End of subsidy program won’t hurt Pattaya tourism – PBTA chief

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Boonanan Pattanasin, president of the Pattaya Business & Tourism Association said that while Pattaya may see a dip when “We Travel Together” ends, the market will rebound quickly as both Thai and foreign are waiting to see what promotions will be offered by hotels and other organizations.

The end of government tourism-stimulus programs will cause domestic travel to dip, but Pattaya’s tourism industry is now strong enough to recover, a local business leader predicted.

Boonanan Pattanasin, president of the Pattaya Business & Tourism Association, said Dec. 1 that the fifth phase of the scaled-back “We Travel Together” program, which ends in April, has had little impact. It now only includes 40% discounts on some hotel rooms, but no break on airfares or package tours.



He said most Thai tourists don’t care much about the discounts and would travel regardless, now that the economy has improved. To date this year, there have been 154 million domestic trips, the Tourism Authority of Thailand said.

While Pattaya may see a dip when “We Travel Together” ends, the market will rebound quickly, Boonanan predicted.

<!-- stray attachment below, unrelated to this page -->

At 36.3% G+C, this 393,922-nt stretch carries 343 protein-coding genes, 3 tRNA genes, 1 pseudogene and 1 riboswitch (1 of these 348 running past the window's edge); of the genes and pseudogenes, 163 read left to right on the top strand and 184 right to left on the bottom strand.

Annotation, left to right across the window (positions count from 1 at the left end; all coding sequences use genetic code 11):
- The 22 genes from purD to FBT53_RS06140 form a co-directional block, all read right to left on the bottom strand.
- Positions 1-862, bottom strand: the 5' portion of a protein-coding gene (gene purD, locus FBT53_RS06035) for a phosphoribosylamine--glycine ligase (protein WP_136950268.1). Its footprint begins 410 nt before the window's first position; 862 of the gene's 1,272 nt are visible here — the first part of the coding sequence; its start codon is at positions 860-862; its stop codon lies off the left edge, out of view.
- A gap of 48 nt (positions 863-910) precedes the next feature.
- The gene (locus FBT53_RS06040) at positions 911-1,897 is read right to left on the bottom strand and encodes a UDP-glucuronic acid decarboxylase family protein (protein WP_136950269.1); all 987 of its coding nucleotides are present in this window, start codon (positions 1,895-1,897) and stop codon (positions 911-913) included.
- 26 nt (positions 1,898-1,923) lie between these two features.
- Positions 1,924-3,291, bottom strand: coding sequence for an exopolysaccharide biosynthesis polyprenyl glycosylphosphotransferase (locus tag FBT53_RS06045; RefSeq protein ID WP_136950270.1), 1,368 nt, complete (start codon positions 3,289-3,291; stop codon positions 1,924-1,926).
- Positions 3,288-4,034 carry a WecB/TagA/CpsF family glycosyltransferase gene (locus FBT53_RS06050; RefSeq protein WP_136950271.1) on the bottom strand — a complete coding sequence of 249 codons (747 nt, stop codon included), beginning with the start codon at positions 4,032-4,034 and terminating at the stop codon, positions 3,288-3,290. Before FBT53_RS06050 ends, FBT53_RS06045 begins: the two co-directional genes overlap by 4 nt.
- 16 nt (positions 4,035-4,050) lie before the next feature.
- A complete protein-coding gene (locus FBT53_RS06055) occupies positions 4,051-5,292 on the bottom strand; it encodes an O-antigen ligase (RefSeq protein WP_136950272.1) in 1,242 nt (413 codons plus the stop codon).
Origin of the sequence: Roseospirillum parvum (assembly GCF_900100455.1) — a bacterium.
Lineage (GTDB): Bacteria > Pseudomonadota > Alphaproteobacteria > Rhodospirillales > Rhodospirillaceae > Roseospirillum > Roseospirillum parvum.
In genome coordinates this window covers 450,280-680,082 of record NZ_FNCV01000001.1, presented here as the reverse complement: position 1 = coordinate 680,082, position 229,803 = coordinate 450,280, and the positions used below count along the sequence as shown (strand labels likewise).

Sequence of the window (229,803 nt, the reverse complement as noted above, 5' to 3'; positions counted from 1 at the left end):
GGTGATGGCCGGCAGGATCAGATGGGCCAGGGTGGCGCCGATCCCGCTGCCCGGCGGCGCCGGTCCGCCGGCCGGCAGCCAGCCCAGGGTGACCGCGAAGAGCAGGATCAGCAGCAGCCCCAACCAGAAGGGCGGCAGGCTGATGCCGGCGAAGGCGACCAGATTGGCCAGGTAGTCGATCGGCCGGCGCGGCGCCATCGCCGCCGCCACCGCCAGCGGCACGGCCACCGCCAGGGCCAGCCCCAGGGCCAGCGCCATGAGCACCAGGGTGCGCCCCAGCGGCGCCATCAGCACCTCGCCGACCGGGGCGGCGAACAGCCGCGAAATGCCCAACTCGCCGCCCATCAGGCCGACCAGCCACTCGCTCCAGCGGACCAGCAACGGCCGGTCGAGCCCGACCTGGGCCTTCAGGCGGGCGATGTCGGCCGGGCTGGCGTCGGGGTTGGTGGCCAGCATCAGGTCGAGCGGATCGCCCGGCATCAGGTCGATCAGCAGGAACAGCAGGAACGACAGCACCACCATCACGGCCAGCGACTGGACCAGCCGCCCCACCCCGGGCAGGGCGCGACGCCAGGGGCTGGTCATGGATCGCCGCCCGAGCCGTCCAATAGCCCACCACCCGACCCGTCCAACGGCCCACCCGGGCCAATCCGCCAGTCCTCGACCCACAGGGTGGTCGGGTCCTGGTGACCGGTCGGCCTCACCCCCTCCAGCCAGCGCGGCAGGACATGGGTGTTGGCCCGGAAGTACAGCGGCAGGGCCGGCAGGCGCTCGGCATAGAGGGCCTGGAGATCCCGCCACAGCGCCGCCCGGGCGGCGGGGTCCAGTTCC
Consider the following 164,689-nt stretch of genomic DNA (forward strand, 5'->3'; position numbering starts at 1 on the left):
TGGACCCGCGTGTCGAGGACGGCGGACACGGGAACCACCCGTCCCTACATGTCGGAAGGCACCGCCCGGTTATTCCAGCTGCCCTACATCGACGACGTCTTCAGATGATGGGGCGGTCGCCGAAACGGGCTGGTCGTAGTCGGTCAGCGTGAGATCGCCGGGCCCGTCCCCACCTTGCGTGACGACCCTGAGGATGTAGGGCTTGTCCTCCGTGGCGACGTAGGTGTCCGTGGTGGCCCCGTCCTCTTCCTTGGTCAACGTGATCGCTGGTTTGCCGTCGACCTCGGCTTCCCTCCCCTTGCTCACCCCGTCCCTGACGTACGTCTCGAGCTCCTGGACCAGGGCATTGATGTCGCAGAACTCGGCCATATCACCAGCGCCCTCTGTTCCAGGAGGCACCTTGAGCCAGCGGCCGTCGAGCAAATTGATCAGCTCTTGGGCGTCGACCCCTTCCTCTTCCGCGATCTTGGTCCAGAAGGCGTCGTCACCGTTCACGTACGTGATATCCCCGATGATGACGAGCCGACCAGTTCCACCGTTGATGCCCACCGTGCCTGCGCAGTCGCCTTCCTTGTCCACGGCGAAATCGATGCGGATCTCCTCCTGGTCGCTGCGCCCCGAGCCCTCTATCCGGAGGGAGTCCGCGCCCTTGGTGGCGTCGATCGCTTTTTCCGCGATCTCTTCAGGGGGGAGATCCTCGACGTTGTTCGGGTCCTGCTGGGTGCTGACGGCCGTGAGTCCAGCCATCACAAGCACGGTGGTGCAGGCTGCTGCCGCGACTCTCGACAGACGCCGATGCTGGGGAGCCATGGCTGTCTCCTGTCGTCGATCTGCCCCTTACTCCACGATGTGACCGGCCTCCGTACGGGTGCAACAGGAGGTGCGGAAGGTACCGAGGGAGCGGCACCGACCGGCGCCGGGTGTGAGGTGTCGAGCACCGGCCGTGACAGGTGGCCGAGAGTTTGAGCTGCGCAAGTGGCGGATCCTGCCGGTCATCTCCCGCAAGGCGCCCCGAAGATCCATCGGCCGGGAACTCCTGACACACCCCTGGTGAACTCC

He said some tourists – both Thai and foreign – are waiting to see what promotions will be offered by hotels and other organizations. Others are waiting to see if the baht will stabilize against the U.S. dollar. It has fluctuated wildly this year, but again appears to be growing stronger by the week.

More than 9 million tourists had arrived in Thailand, making it certain the country will reach its goal of 10 million this year. On Nov. 24 alone, 67,290 foreigners arrived in the country.

Overall, however, Pattaya’s tourism economy is stronger and growing with the country, Boonanan said.

TAT President Yuthasak Supasorn said that as of Nov. 30, more than 9 million tourists had arrived in Thailand, making it certain the country will reach its goal of 10 million this year. On Nov. 24 alone, 67,290 foreigners arrived in the country he said.



Malaysians, crossing the southern border, often for business, were the biggest foreign group of entrants with 1.5 million. Indians placed second with 796,485 arrivals and Laotians, another case where arrivals are mostly not tourists, came in third with 657,153.

Tourism revenue for the year, Yuthasak said, was 1.3 trillion baht, 731.8 billion baht of that from Thai domestic tourists.


Yuthasak said the average spend for foreign tourists was 60,000 baht a person during their trips.

Hotel occupancy remains sluggish during weekdays at less than 60%, but averages 80% on weekends. Major events, such as the recent Pattaya International Fireworks Festival, push bookings to nearly 100% he said.












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